The discourse over where to draw the line of legal responsibility revolves around two undeniable forces. The first is the Basic Argument presented by Galen Strawson in his 1993 essay, The Impossibility of Moral Responsibility, which infallibly demonstrates the impossibility of wholly individual responsibility. The second is the equally undeniable presence in the human psyche of a feeling that each of us consciously makes decisions with our minds, influencing the outcomes of certain events. So, must we choose between a reason and rhyme, between that which is logically sound and that which is a fundamental aspect of our perceptual existence? On the one hand, the Basic Argument recognizes that it would be insane to place all the causal responsibility for an axe severing a person’s head in the hands of he who holds the axe, for surely many other factors caused this decapitation to occur. On the other hand, however, to remove all blame from the axe swinger would reject our entire system of governing and probably result in total chaos. So, how can we decide our legal responsibility based purely on our moral responsibility? I don’t think we can.
The crucial error this discourse makes in its attempt to define legal responsibility is its over commitment to moral responsibility, such that it confuses the two. It is easy to recognize that a law is not necessarily a law made for essentially moral reasons. Traffic rules, financial industry restrictions, or pretty much any procedural codes are created because they are practical; they facilitate a functional society. In a sense, the same is true for criminal and liability laws. Law exists in order to create some sense of order, so then liability law should in some sense serve as a means toward this end. The question we should be asking isn’t so much, “What is a person responsible for?” but more, “What can a person reasonably be held accountable for in order to facilitate a functional society?”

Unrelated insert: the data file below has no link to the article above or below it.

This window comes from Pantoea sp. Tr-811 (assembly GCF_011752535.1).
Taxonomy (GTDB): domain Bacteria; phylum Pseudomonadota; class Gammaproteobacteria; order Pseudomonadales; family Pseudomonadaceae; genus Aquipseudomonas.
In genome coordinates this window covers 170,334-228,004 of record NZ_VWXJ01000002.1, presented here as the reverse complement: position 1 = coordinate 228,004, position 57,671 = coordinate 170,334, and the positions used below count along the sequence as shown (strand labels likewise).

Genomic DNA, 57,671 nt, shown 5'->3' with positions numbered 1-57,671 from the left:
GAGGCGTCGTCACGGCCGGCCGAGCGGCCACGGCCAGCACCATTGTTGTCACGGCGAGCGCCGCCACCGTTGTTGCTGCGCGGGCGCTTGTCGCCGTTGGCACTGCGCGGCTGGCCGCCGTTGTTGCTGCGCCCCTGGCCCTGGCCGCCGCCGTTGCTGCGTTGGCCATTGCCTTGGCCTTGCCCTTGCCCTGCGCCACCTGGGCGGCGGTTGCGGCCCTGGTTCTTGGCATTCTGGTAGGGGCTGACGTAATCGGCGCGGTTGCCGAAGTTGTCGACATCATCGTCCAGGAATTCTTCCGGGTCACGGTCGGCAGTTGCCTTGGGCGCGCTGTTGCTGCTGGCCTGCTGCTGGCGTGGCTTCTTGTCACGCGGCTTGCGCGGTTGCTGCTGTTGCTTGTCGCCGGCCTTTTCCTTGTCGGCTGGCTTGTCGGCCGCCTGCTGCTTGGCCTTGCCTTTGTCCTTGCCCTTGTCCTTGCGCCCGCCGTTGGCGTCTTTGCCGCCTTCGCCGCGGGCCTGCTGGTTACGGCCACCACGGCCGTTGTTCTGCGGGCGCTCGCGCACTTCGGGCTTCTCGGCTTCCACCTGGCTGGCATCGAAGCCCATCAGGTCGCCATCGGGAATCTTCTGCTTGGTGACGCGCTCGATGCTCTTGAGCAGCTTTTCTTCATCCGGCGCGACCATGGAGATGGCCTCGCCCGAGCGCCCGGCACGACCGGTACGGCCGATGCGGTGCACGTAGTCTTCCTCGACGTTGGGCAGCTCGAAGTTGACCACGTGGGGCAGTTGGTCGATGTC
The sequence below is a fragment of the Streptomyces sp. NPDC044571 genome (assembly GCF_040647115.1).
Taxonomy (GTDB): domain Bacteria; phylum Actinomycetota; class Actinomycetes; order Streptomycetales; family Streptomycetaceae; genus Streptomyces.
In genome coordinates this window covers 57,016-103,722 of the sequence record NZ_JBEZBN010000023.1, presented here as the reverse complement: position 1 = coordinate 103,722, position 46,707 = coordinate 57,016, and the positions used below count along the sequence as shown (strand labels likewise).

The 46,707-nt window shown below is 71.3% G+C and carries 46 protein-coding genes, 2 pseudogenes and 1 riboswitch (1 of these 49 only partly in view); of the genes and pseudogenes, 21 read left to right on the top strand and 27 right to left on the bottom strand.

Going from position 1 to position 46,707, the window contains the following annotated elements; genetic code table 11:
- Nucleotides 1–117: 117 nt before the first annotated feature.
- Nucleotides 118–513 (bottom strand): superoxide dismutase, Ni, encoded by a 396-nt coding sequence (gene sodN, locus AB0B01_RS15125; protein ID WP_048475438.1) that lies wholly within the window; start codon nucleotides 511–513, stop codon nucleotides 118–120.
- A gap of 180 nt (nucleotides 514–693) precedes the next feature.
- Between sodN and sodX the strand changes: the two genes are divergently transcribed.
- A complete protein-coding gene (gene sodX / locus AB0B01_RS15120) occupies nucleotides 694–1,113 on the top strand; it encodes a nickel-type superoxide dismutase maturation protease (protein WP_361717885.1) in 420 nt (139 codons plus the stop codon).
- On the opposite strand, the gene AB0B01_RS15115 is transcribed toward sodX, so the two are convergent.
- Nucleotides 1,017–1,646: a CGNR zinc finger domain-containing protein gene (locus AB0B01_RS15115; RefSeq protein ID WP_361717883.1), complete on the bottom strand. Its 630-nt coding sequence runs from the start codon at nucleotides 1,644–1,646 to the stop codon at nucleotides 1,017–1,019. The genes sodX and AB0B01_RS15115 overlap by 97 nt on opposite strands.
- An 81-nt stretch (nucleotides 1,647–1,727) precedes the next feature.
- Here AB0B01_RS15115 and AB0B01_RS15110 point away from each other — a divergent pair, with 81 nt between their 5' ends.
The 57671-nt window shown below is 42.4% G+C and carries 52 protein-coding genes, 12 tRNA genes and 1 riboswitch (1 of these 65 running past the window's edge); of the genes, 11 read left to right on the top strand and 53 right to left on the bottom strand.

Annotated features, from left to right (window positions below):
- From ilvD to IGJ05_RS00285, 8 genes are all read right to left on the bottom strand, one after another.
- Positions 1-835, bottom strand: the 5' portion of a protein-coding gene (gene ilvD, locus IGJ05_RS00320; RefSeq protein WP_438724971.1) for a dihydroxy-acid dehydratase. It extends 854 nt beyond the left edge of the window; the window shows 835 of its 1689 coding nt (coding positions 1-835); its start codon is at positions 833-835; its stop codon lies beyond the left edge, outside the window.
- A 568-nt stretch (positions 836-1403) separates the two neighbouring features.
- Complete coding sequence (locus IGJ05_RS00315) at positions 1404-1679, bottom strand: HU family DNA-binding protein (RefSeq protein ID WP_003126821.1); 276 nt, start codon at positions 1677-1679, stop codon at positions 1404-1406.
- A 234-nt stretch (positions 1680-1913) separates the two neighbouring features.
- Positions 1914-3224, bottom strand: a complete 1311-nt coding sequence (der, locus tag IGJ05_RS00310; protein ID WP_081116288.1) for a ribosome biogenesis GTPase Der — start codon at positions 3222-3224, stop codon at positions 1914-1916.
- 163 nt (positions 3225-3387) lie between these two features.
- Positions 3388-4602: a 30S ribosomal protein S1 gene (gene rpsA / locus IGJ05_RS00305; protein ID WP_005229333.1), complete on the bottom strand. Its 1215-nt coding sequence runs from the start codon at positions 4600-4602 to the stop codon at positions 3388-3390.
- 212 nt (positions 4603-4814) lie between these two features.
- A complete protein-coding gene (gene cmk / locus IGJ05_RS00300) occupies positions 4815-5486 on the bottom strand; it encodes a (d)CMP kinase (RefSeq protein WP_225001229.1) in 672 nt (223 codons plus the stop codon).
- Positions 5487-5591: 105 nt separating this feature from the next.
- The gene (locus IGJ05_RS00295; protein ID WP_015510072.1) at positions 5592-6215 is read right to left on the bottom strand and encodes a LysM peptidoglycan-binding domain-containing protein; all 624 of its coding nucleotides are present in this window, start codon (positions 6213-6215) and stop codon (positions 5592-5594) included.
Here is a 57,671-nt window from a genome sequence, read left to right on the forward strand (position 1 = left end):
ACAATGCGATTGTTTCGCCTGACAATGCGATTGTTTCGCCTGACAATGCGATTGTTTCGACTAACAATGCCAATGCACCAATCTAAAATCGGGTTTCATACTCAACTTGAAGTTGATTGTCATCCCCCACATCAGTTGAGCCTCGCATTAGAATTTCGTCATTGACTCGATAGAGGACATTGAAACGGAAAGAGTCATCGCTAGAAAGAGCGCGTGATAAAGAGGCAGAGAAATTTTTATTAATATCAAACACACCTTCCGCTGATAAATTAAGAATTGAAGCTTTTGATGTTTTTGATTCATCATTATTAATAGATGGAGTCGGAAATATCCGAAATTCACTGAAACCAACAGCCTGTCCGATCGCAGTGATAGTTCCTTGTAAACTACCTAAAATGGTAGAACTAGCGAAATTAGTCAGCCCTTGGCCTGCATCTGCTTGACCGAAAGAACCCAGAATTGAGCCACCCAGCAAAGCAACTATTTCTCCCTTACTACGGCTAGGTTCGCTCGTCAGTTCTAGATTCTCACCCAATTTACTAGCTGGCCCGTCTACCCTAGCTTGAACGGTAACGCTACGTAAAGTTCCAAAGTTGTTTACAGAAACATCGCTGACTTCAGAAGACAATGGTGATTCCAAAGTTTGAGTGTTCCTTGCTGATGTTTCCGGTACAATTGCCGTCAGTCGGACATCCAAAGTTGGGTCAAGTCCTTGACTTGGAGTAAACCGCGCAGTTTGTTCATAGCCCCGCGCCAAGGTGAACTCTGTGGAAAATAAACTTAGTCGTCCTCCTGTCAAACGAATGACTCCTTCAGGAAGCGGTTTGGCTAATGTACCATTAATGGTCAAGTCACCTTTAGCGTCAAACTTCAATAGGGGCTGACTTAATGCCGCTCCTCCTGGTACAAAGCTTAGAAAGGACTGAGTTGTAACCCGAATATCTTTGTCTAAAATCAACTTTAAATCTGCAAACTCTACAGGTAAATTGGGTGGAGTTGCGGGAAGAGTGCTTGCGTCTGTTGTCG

When faced with the seemingly unanswerable question of moral responsibility, this pragmatic approach seems to be the one legislators have tended to employ. Just look at the varying practices of strict liability. In some cases, like in selling alcohol to minors, citizens are held strictly liable for their actions, regardless of circumstances, because it has been found that this law encourages sellers to be part of the law’s enforcement. But in cases of homicide, strict liability is not at all relied upon, because there are often too many factors that cause a person to die that one person cannot be held totally accountable. The question of moral responsibility may be a philosophically stimulating one, but with no end in sight, a pragmatic approach should instead be employed, focusing on the actual results and effectiveness of legal liability codes rather than their philosophical legitimacy.